Knowing yourself will allow you to address your weaknesses. Changing yourself is the only way to ensure your weaknesses don’t become the weaknesses of the entire organization you lead.

A great tool to learn about yourself is the Myers Briggs test. Using PersonalityPage.com , you can take the test for $5. That is a low investment with the potential for a huge return.

Step 2: Know your team

I was able to give clear direction to a team, with whom I could not easily communicate, because I knew their limitations. Directing a team to accomplish an impossible goal kills morale. Pushing a team to stretch to reach an achievable goal is a confidence builder. The only way to gauge which one you are doing is by knowing your team.

A great way to develop your knowledge of your team is to take them through the DISC profile test. Here is a quick, easy, and free resource you can use to better understand your team.  If possible, hire a consultant in the field. If budgets are a concern, using free resources will put you on the right path.

You cannot consistently give clear direction to a team you do not know.

Step 3: Know what questions to answer

Knowing yourself and your team will not result in clarity if you do not answer the right questions. Clear direction will always answer the following questions:

Who needs to be there?
Where do they need to be?
When they need to arrive?
What they need to do when they arrive?

Here are the two questions leaders rarely answer:

Why do they need to be there?

Answering this question provides context for the effort your team is making. When they know why they are doing the task, it empowers them to foresee issues and handle them appropriately.

I could not effectively explain why we were placing the updates to the booklets to the teams of people who did not speak english. There are few times when answering why something needs to be done is impossible, but I’ve found those situations to be rare. Most leaders who choose not to answer the “why” lack clarity themselves or are demonstrating dominance over their team.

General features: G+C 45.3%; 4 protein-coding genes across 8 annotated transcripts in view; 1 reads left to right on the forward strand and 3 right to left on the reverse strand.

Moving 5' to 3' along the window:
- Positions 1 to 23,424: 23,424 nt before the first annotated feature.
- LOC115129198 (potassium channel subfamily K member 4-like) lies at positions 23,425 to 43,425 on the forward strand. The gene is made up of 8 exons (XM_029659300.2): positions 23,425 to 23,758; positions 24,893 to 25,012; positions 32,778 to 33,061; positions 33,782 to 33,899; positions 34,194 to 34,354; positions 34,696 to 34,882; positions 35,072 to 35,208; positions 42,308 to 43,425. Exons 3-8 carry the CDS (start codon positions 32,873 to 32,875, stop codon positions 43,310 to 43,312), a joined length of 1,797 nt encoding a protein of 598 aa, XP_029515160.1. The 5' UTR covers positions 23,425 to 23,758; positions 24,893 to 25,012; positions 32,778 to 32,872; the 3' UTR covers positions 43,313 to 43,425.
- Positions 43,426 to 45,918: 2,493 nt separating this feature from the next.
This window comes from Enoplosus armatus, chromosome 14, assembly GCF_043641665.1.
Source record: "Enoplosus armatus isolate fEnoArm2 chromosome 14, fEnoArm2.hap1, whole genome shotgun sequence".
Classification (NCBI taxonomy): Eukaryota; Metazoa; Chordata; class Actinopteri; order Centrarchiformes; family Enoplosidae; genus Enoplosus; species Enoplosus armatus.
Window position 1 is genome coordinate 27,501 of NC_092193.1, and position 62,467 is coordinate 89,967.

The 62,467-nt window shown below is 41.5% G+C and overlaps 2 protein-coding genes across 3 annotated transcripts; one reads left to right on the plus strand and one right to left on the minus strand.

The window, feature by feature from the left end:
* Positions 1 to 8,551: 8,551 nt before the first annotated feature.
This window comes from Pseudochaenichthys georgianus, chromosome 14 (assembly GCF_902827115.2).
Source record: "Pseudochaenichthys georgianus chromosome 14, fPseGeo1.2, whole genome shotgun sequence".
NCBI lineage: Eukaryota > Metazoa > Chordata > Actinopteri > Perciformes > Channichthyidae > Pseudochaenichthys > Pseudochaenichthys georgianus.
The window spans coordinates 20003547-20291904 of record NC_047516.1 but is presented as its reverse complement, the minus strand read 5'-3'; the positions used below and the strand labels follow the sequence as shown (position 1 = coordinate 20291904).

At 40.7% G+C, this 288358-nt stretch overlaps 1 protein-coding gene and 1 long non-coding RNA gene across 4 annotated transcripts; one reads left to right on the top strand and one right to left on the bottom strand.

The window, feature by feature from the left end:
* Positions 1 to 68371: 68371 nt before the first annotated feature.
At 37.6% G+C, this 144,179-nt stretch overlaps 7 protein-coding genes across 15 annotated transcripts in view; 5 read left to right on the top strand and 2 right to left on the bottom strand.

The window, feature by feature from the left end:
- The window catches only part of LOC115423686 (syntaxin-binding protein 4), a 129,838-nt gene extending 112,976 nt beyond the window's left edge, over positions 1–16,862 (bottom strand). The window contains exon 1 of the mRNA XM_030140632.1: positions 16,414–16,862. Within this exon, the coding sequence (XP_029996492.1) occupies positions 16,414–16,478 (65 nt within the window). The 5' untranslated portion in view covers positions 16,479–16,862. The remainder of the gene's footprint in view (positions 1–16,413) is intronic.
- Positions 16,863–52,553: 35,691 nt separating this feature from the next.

A team that knows “why” is a team empowered to overcome obstacles to the known goal.

What is the expected outcome of the team’s work?

By providing the team with your expectations of their work, you empower them to meet those expectations.

The failure to meet expectations often costs lost time, lower morale, and lost revenue. Those losses can be avoided if expectations are clearly stated from the beginning.

This week take a moment to step back from the day to day business to look at how you have handled the direction of your team. Has the team been productive? Have they met your expectations? If not, you need to address your clarity in giving direction. If so, congratulations! You are leading well.

Exemplify positive direction and your leadership will be heard loud and clear. Your team will begin duplicating your clarity in direction and experiencing greater levels of success in no time!

I’d love to hear what you think! What can you add to this list? What has your experience taught you in this area of leadership? Share your ideas below in the comments section.